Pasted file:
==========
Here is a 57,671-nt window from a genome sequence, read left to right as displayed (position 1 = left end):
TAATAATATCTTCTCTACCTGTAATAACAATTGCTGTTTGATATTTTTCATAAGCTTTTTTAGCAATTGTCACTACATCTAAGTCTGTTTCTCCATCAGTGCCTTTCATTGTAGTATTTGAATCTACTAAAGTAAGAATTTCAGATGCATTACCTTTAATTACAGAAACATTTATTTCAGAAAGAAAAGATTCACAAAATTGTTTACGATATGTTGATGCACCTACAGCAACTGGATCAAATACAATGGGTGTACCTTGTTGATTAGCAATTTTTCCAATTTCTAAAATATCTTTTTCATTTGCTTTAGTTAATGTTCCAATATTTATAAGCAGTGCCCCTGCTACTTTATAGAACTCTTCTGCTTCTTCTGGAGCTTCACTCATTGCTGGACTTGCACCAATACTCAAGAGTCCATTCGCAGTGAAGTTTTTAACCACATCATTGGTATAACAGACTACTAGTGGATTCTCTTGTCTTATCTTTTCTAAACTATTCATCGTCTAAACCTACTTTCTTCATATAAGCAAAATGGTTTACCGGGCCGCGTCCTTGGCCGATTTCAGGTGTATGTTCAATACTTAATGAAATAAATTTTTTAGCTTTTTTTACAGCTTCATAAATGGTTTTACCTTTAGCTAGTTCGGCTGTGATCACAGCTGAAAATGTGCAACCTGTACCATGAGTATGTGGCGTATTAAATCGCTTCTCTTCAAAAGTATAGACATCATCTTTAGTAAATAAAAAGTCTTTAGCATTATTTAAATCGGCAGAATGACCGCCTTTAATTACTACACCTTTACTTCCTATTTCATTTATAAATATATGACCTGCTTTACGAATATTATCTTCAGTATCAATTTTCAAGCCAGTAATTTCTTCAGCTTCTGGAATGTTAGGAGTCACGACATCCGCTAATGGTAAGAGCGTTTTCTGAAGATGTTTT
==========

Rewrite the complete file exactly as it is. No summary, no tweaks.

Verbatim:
Here is a 57,671-nt window from a genome sequence, read left to right as displayed (position 1 = left end):
TAATAATATCTTCTCTACCTGTAATAACAATTGCTGTTTGATATTTTTCATAAGCTTTTTTAGCAATTGTCACTACATCTAAGTCTGTTTCTCCATCAGTGCCTTTCATTGTAGTATTTGAATCTACTAAAGTAAGAATTTCAGATGCATTACCTTTAATTACAGAAACATTTATTTCAGAAAGAAAAGATTCACAAAATTGTTTACGATATGTTGATGCACCTACAGCAACTGGATCAAATACAATGGGTGTACCTTGTTGATTAGCAATTTTTCCAATTTCTAAAATATCTTTTTCATTTGCTTTAGTTAATGTTCCAATATTTATAAGCAGTGCCCCTGCTACTTTATAGAACTCTTCTGCTTCTTCTGGAGCTTCACTCATTGCTGGACTTGCACCAATACTCAAGAGTCCATTCGCAGTGAAGTTTTTAACCACATCATTGGTATAACAGACTACTAGTGGATTCTCTTGTCTTATCTTTTCTAAACTATTCATCGTCTAAACCTACTTTCTTCATATAAGCAAAATGGTTTACCGGGCCGCGTCCTTGGCCGATTTCAGGTGTATGTTCAATACTTAATGAAATAAATTTTTTAGCTTTTTTTACAGCTTCATAAATGGTTTTACCTTTAGCTAGTTCGGCTGTGATCACAGCTGAAAATGTGCAACCTGTACCATGAGTATGTGGCGTATTAAATCGCTTCTCTTCAAAAGTATAGACATCATCTTTAGTAAATAAAAAGTCTTTAGCATTATTTAAATCGGCAGAATGACCGCCTTTAATTACTACACCTTTACTTCCTATTTCATTTATAAATATATGACCTGCTTTACGAATATTATCTTCAGTATCAATTTTCAAGCCAGTAATTTCTTCAGCTTCTGGAATGTTAGGAGTCACGACATCCGCTAATGGTAAGAGCGTTTTCTGAAGATGTTTT